Joan Fontaine's Favorite Chicken Dish Was Her Own Creation

Not only was Joan Fontaine an Oscar-winning movie star during the Golden Age of Hollywood, her creativity extended to the culinary arts as well. Fontaine was a graduate of New York's prestigious Cordon Bleu Cooking School and was known to cook extravagant feasts for giant dinner parties out of her commercial-grade home kitchen. So, when she named her favorite proprietary chicken recipe after herself, it was well-earned.

According to Silver Screen Suppers, Chicken Fontaine is a bright and flavorful chicken dish Fontaine created and contributed to the public in the 1978 publication of "The Celebrity Cookbook." It's a simple yet elegant pan-fried chicken dish that showcases Fontaine's professional training with savvy cooking and flavoring methods. The recipe instructs cooks to pound chicken breasts to tenderize them, followed by a mess-free flour dredging in which you place the chicken in a ziplock bag with the flour and shake to coat. Then, the lightly breaded chicken is thrown into a saucepan with plenty of bubbling butter to fry. After the chicken has been cooked on both sides, you'll add lemon juice and zest, capers, and a dash of sherry, covering the pan to simmer for another minute.

The result is a well-rounded flavor profile of savory, buttery chicken, tart and sweet notes from the lemon juice and sherry, and a burst of floral and aromatic flavors from the capers and lemon zest. The flour coating gives the chicken a crisp exterior while the butter, lemon juice, and sherry create a juicy, tender interior.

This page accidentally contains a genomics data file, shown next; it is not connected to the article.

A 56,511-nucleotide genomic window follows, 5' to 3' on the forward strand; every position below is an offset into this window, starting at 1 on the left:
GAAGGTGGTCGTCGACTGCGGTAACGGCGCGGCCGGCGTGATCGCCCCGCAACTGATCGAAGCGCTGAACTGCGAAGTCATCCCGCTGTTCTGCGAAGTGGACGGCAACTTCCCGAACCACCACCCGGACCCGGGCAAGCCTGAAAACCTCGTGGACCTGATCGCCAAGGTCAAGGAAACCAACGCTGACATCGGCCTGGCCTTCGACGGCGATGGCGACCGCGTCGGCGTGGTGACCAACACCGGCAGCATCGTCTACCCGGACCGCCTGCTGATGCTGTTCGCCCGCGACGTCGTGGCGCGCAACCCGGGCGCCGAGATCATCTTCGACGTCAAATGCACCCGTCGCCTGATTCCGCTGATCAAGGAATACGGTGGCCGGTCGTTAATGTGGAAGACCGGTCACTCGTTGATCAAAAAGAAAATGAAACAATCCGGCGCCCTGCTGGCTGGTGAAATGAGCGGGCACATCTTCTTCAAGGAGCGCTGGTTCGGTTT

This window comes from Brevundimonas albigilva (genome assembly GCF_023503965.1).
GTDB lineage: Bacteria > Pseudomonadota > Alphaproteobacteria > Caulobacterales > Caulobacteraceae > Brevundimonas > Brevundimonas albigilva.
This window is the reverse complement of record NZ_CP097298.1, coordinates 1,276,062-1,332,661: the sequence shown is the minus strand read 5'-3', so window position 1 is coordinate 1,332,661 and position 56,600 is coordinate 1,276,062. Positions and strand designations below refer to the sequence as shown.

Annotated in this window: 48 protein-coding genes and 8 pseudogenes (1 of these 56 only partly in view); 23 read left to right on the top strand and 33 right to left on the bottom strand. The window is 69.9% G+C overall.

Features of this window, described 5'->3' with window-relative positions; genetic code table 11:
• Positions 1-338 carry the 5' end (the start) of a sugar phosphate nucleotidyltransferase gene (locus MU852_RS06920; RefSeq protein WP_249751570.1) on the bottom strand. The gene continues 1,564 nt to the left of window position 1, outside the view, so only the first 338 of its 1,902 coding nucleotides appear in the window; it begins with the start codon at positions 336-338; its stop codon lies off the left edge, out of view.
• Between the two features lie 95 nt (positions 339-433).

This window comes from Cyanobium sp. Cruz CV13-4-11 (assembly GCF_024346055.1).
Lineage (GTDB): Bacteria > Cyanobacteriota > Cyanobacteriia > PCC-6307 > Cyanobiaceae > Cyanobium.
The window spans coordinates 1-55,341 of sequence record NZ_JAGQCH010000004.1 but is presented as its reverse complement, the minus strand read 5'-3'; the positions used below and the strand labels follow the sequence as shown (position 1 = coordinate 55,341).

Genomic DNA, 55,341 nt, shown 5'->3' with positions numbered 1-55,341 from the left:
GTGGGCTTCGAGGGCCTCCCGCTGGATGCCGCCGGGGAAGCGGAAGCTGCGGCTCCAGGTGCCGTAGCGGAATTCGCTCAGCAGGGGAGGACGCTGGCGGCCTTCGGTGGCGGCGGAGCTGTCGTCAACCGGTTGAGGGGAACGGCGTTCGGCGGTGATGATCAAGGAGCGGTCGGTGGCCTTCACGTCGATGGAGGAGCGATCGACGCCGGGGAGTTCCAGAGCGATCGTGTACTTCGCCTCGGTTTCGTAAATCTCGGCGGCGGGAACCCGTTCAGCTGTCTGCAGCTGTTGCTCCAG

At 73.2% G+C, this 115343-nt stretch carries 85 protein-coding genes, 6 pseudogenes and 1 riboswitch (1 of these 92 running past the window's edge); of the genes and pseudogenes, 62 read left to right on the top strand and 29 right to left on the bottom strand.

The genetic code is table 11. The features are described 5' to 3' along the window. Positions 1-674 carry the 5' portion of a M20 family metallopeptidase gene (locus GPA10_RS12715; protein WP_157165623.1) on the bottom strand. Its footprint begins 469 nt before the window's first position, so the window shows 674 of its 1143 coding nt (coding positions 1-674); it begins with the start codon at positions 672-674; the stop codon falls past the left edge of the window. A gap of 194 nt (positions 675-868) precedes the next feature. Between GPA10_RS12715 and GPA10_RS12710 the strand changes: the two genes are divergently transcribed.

Chicken Fontaine side dish pairings

Chicken Fontaine is one of many recipes the Hollywood star shared with her fans from an impressive repertoire of mains, sides, and desserts. Other recipes include baked lamb shanks with saffron rice, curried tomatoes, filet of Sole a la Bagge, snow whirl chocolate roll, and oven-poached peach marzipan with peach plum mousse to name a few. Her recipe for Creole fish gumbo was even featured in the New York Times

Chicken Fontaine is by far the simplest and easiest of her recipes to execute, taking less than 20 minutes from preparation through cooking. Since lemon, capers, and cooking sherry are all common ingredients in Mediterranean cuisine, Chicken Fontaine would work well over spaghetti or linguine. The residual butter, lemon, and caper mixture would make a delicious sauce for the pasta, which you could bolster with a bit of reserved pasta water mixed with flour and garnish with a drizzle of olive oil, cracked pepper, and freshly grated parmesan. You could also pair it with a Moroccan couscous salad with red onion, garbanzo beans, fresh mint, and red bell peppers. If you're looking for lighter sides, stir-fried broccoli rabe, lemony asparagus, or a bright and sweet beet and kale salad with feta cheese, avocados, and candied walnuts would offer elegance and a pop of color.